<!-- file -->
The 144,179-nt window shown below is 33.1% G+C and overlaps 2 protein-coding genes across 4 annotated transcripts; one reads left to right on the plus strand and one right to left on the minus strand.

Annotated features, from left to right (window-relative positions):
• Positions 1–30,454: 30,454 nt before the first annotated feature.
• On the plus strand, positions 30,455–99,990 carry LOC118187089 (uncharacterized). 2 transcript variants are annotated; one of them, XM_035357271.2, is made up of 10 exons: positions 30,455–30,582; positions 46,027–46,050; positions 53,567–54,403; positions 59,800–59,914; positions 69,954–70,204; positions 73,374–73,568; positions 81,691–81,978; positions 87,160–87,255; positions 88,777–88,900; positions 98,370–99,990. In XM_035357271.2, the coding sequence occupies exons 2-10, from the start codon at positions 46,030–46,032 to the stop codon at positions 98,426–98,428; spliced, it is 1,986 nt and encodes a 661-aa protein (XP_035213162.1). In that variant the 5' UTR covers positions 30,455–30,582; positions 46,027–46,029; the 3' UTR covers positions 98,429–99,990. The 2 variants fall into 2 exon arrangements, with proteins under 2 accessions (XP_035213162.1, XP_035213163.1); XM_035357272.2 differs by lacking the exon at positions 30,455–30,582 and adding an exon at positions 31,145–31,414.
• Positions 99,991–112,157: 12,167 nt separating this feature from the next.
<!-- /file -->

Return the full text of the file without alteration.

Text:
The 144,179-nt window shown below is 33.1% G+C and overlaps 2 protein-coding genes across 4 annotated transcripts; one reads left to right on the plus strand and one right to left on the minus strand.

Annotated features, from left to right (window-relative positions):
• Positions 1–30,454: 30,454 nt before the first annotated feature.
• On the plus strand, positions 30,455–99,990 carry LOC118187089 (uncharacterized). 2 transcript variants are annotated; one of them, XM_035357271.2, is made up of 10 exons: positions 30,455–30,582; positions 46,027–46,050; positions 53,567–54,403; positions 59,800–59,914; positions 69,954–70,204; positions 73,374–73,568; positions 81,691–81,978; positions 87,160–87,255; positions 88,777–88,900; positions 98,370–99,990. In XM_035357271.2, the coding sequence occupies exons 2-10, from the start codon at positions 46,030–46,032 to the stop codon at positions 98,426–98,428; spliced, it is 1,986 nt and encodes a 661-aa protein (XP_035213162.1). In that variant the 5' UTR covers positions 30,455–30,582; positions 46,027–46,029; the 3' UTR covers positions 98,429–99,990. The 2 variants fall into 2 exon arrangements, with proteins under 2 accessions (XP_035213162.1, XP_035213163.1); XM_035357272.2 differs by lacking the exon at positions 30,455–30,582 and adding an exon at positions 31,145–31,414.
• Positions 99,991–112,157: 12,167 nt separating this feature from the next.